The tricky process of collecting marine specimens

On 28 January 2015 the word came through by email that a killer whale had stranded on the shore below the Rangehead, near West Gerinish, South Uist.

Originally reported as three metres long (and not a killer whale), the animal was actually almost eight metres long. My colleague, Georg Hantke (Curatorial Preparator, Natural Sciences), had not collected a large whale before and was quite keen to try and recover this huge animal’s skeleton, but my other colleague, Alan Lothian (Laboratory Assistant, Natural Sciences), has experienced this before and was a little less excited at this prospect.

Orca Skeleton West Gerinish South Uist
A killer whale stranded on the shore below Rangehead, near West Gerinish, South Uist.

National Museums Scotland has a world-class collection of marine mammals, including more than 3,000 specimens of cetaceans – whales, dolphins and porpoises. Such is the size and quality of this collection, researchers come from all around the world to access the specimens for measuring bones or sampling them for DNA and stable isotopes, which can give an indication of diet and geographical origin. We are always keen to add new specimens when opportunities arise and these mostly come through the Scottish Marine Animal Strandings Scheme, which is based at Scotland’s Rural College, Inverness, where more than 50 post mortems are carried out each year. We get the leftovers, usually skulls and associated bits of skeleton, to preserve for research. The problem arises with big whales. They are expensive and time consuming to collect, and the logistics of moving them can be daunting. And usually they are very smelly when we arrive to collect them.

Orca Skeleton West Gerinish South Uist
A killer whale stranded on the shore below Rangehead, near West Gerinish, South Uist.

The first problem was the cost. Fortunately, the SeaWorld and Busch Gardens Conservation Fund responded magnificently within 24 hours with an emergency grant to collect the whale’s skeleton and various samples for analysis. The next step was to organise a van, the ferries and accommodation, which we managed to do over the weekend. To make things slightly more complicated, the site of the finding was a public beach next to a missile range, and so the Range Safety team and Explosives Manager Bob Roper were on hand to provide necessary assistance and guidance to Georg and Alan. With all the equipment assembled and packed, Georg and Alan set out on 3 February to get the ferry to Lochmaddy in North Uist.

The next morning Georg and Alan set to work on the carcass, measuring it first and then laboriously cutting away the flesh to reveal the bones beneath and taking samples of blubber, liver and muscle on the way. This is backbreaking work as well as being smelly, but in 20 hours over two days and with a lot of help from the Range Safety team, they had managed to reveal the whale’s skeleton, load it into some giant tubs and forklift these into the back of the van. Georg also made time to flesh out the body of a Risso’s dolphin that had stranded nearby. Next was the longer ferry ride back to Oban.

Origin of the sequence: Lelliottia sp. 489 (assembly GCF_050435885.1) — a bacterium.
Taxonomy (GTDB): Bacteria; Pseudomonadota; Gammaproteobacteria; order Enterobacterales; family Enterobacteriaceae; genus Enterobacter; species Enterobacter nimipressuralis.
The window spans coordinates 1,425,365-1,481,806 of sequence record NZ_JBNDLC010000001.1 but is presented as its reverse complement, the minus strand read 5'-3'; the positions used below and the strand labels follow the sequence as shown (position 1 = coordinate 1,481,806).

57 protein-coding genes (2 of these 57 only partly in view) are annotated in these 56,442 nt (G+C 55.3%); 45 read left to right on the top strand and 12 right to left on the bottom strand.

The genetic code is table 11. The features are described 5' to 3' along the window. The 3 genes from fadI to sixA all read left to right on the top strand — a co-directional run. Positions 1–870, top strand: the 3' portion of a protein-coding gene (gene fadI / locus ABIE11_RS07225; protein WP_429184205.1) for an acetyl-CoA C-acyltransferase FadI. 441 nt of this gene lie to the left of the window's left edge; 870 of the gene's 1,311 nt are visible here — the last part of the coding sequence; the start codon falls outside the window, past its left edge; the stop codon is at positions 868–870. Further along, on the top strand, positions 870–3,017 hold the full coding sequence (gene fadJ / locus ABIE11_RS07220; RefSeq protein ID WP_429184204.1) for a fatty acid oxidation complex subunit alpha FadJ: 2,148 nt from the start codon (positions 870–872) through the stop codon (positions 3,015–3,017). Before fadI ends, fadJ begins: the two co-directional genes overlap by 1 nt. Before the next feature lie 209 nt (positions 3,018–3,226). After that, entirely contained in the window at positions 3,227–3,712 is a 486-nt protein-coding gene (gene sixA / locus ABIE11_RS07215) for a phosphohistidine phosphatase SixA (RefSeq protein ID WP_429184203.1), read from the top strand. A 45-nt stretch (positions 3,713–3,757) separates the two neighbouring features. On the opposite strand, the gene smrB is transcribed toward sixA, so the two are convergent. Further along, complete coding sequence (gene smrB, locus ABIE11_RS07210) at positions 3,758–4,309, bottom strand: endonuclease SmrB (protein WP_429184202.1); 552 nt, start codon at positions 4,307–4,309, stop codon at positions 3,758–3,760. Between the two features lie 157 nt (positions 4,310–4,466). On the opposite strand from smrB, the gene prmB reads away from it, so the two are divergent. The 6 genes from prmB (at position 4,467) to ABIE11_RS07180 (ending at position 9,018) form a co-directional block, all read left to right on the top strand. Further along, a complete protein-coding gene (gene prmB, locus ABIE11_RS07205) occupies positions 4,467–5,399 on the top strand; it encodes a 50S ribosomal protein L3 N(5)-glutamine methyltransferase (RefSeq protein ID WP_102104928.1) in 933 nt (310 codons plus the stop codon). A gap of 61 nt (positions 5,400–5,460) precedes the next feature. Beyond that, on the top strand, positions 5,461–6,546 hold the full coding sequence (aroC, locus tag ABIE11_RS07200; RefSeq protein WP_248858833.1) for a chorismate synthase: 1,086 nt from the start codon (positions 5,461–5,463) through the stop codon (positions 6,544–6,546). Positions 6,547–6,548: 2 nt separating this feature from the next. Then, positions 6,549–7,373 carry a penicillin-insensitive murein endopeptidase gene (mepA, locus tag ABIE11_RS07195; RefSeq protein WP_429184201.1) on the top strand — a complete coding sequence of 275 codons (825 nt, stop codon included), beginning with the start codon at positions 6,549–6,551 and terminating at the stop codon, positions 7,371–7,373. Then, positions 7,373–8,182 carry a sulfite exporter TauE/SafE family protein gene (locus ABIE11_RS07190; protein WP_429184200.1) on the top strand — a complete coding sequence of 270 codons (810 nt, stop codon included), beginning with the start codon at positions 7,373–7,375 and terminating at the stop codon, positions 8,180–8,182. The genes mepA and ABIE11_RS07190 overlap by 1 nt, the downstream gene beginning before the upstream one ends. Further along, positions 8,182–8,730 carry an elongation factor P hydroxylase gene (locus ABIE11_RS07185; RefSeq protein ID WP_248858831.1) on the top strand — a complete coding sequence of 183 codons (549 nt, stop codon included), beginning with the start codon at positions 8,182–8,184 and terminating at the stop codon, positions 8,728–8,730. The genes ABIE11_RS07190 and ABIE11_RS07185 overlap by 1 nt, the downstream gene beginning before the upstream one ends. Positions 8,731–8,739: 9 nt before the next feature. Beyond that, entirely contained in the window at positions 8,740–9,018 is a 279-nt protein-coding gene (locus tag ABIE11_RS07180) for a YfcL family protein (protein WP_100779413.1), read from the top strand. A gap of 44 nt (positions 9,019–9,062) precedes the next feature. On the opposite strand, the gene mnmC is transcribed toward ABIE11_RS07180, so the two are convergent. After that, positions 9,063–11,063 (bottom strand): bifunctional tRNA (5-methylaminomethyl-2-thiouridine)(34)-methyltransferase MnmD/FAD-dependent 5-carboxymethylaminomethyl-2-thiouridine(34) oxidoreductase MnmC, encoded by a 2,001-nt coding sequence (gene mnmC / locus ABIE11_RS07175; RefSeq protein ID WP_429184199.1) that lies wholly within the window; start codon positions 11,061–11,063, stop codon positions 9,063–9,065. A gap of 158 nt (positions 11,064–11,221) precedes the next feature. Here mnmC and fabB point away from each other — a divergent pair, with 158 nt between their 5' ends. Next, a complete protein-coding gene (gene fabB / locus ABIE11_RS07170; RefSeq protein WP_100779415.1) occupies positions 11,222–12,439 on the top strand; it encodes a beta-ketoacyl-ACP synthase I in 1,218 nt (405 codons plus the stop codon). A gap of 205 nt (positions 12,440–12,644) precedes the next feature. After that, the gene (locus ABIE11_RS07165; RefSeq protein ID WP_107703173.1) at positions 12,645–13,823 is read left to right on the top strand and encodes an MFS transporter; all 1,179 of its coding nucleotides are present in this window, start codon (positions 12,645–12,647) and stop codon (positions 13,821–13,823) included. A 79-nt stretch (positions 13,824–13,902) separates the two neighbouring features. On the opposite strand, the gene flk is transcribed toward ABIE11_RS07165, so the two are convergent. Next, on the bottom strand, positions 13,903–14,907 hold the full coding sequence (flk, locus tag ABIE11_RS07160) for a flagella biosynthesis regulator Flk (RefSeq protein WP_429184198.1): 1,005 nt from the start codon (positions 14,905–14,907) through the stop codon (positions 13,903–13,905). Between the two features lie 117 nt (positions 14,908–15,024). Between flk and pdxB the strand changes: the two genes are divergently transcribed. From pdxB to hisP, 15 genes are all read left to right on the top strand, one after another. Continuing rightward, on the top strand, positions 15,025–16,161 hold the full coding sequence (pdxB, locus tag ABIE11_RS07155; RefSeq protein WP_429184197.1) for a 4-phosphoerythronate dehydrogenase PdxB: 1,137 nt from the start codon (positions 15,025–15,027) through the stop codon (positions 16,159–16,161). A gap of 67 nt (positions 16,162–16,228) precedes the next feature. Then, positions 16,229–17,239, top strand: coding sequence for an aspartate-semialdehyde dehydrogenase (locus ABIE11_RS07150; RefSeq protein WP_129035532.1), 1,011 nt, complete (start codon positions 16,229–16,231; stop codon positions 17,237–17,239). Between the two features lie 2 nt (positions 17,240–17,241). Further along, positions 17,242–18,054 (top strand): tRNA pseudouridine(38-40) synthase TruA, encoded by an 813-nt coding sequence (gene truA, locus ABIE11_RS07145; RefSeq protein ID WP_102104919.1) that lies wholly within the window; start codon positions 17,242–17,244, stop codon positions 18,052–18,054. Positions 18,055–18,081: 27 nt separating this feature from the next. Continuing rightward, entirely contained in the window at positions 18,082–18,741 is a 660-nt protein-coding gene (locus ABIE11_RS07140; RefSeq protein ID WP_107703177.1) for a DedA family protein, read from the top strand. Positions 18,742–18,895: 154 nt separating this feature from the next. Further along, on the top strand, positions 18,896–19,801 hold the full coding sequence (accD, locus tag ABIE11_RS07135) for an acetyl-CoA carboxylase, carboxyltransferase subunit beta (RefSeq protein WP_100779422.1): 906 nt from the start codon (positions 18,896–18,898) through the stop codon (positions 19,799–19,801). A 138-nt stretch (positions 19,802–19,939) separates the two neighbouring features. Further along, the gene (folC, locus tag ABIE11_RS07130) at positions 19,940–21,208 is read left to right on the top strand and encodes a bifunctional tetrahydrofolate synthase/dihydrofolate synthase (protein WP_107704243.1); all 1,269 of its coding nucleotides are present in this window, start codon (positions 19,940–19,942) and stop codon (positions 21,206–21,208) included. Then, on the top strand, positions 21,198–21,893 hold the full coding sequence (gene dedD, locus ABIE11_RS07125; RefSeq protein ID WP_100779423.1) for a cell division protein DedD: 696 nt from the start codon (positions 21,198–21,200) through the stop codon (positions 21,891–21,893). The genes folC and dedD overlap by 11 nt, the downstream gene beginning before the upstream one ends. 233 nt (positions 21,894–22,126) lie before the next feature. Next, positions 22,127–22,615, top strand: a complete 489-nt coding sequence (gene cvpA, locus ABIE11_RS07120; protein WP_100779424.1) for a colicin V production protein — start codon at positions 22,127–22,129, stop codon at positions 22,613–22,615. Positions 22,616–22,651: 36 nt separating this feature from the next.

On returning to Edinburgh (and picking up a Kemp’s ridley turtle from the Scottish Association of Marine Science lab at Oban on the way), the tubs were unloaded from the van and the bones were stripped of more flesh, loaded into a stainless steel tank and left to soak in salty water as the first process to try and degrease the bones before heating them gently to 37oC for a few weeks to remove the remaining flesh. Meanwhile the tissue samples and a tooth will be sent to Scotland’s Rural College, Inverness, for later analysis.

Orca Skeleton West Gerinish South Uist
A killer whale stranded on the shore below Rangehead, near West Gerinish, South Uist.

So what do we hope to find out? Despite its rotten state, we do hope to find out why this killer whale died. Early indications are that it may have experienced some kind of trauma as its lower jaw was broken on both sides. Tissue samples will be analysed and tell us about levels of pollutants, such as PCBs, and what the disease status of the animal was. Stomach contents reveal diet or the impact of pollution from human rubbish, such as polythene bags and other plastics. Finally, by sectioning a tooth, we can estimate his age by counting the growth lines.

We are very grateful to everyone who helped us acquire this skeleton. Killer whales strand rarely (our last skeleton was back in 1997!) and animals this size are known from only a handful of individuals in European museums, so it is important to try and collect every one.

This article was originally written for an MoD newsletter.

You can find out more about the marine mammal collection at National Museums Scotland here.

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